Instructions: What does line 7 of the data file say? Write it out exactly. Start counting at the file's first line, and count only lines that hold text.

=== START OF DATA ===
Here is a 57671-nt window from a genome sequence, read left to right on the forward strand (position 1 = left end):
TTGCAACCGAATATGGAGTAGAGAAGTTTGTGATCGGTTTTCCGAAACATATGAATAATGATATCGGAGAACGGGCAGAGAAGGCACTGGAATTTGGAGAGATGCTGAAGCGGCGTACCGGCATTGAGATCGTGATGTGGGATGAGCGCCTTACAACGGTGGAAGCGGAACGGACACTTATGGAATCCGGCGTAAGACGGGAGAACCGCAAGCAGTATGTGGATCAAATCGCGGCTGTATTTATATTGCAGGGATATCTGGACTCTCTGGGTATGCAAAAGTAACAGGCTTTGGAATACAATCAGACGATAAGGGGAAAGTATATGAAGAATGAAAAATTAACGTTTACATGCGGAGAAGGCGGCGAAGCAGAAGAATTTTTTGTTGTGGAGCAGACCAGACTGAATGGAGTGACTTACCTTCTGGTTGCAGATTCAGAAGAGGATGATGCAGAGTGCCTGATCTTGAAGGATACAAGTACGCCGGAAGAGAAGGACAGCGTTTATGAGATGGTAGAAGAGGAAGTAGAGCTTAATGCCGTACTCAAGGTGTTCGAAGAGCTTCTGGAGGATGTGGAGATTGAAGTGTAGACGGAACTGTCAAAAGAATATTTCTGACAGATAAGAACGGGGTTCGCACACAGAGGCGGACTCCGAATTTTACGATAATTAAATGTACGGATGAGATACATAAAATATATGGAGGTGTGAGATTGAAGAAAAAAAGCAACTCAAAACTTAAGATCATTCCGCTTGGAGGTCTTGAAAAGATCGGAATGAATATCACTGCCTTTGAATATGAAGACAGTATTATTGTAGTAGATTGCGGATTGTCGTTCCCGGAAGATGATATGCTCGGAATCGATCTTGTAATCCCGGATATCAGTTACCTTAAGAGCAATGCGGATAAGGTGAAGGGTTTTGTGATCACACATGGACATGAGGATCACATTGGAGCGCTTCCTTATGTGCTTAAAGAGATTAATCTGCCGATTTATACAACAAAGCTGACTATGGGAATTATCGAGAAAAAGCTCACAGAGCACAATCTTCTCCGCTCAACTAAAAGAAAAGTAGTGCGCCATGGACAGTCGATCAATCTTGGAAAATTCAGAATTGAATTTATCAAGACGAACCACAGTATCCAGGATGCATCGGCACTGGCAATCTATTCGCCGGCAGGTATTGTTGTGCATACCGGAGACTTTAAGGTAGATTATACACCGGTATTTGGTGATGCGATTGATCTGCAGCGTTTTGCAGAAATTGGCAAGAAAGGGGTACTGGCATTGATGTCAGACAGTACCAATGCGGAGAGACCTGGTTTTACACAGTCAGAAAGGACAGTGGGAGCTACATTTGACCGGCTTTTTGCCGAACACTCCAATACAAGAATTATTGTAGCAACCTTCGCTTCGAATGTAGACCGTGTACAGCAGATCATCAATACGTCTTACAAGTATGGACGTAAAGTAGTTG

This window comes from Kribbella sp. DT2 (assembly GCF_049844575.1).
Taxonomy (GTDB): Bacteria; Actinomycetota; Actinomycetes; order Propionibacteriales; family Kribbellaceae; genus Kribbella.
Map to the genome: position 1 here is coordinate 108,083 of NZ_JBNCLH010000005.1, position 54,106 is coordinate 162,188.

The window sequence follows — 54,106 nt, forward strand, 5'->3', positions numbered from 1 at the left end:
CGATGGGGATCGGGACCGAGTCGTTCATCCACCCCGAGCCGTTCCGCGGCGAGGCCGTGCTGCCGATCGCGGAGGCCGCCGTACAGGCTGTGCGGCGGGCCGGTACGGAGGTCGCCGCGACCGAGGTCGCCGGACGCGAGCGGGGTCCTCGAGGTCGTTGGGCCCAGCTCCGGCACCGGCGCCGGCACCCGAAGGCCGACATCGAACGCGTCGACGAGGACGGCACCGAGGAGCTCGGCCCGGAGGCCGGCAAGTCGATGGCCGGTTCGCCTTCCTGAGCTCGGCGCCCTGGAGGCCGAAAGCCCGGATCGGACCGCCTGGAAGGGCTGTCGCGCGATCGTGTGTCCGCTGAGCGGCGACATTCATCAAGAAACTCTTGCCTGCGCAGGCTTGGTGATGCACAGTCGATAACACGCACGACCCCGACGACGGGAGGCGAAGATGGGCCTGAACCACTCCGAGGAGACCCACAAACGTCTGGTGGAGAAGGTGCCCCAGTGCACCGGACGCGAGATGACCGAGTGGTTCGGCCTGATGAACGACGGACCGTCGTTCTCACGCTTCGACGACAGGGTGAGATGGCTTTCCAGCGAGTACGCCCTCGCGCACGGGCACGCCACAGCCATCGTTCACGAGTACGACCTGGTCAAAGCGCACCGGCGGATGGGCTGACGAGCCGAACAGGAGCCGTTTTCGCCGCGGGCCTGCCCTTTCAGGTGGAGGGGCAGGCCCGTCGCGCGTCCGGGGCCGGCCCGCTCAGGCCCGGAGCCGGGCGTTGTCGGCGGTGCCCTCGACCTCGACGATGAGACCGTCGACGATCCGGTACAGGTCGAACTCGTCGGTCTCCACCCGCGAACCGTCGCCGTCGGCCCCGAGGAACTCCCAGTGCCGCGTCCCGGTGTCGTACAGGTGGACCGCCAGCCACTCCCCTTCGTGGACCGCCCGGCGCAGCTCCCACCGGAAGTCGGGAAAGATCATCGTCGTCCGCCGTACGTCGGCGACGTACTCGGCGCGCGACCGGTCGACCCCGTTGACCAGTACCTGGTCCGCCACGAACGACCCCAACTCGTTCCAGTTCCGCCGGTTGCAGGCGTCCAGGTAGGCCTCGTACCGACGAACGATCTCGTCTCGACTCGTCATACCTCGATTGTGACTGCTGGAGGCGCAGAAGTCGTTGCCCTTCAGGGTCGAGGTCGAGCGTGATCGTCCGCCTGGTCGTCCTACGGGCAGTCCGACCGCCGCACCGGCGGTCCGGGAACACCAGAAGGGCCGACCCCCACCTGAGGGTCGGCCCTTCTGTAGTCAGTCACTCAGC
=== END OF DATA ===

CGATGGGGATCGGGACCGAGTCGTTCATCCACCCCGAGCCGTTCCGCGGCGAGGCCGTGCTGCCGATCGCGGAGGCCGCCGTACAGGCTGTGCGGCGGGCCGGTACGGAGGTCGCCGCGACCGAGGTCGCCGGACGCGAGCGGGGTCCTCGAGGTCGTTGGGCCCAGCTCCGGCACCGGCGCCGGCACCCGAAGGCCGACATCGAACGCGTCGACGAGGACGGCACCGAGGAGCTCGGCCCGGAGGCCGGCAAGTCGATGGCCGGTTCGCCTTCCTGAGCTCGGCGCCCTGGAGGCCGAAAGCCCGGATCGGACCGCCTGGAAGGGCTGTCGCGCGATCGTGTGTCCGCTGAGCGGCGACATTCATCAAGAAACTCTTGCCTGCGCAGGCTTGGTGATGCACAGTCGATAACACGCACGACCCCGACGACGGGAGGCGAAGATGGGCCTGAACCACTCCGAGGAGACCCACAAACGTCTGGTGGAGAAGGTGCCCCAGTGCACCGGACGCGAGATGACCGAGTGGTTCGGCCTGATGAACGACGGACCGTCGTTCTCACGCTTCGACGACAGGGTGAGATGGCTTTCCAGCGAGTACGCCCTCGCGCACGGGCACGCCACAGCCATCGTTCACGAGTACGACCTGGTCAAAGCGCACCGGCGGATGGGCTGACGAGCCGAACAGGAGCCGTTTTCGCCGCGGGCCTGCCCTTTCAGGTGGAGGGGCAGGCCCGTCGCGCGTCCGGGGCCGGCCCGCTCAGGCCCGGAGCCGGGCGTTGTCGGCGGTGCCCTCGACCTCGACGATGAGACCGTCGACGATCCGGTACAGGTCGAACTCGTCGGTCTCCACCCGCGAACCGTCGCCGTCGGCCCCGAGGAACTCCCAGTGCCGCGTCCCGGTGTCGTACAGGTGGACCGCCAGCCACTCCCCTTCGTGGACCGCCCGGCGCAGCTCCCACCGGAAGTCGGGAAAGATCATCGTCGTCCGCCGTACGTCGGCGACGTACTCGGCGCGCGACCGGTCGACCCCGTTGACCAGTACCTGGTCCGCCACGAACGACCCCAACTCGTTCCAGTTCCGCCGGTTGCAGGCGTCCAGGTAGGCCTCGTACCGACGAACGATCTCGTCTCGACTCGTCATACCTCGATTGTGACTGCTGGAGGCGCAGAAGTCGTTGCCCTTCAGGGTCGAGGTCGAGCGTGATCGTCCGCCTGGTCGTCCTACGGGCAGTCCGACCGCCGCACCGGCGGTCCGGGAACACCAGAAGGGCCGACCCCCACCTGAGGGTCGGCCCTTCTGTAGTCAGTCACTCAGC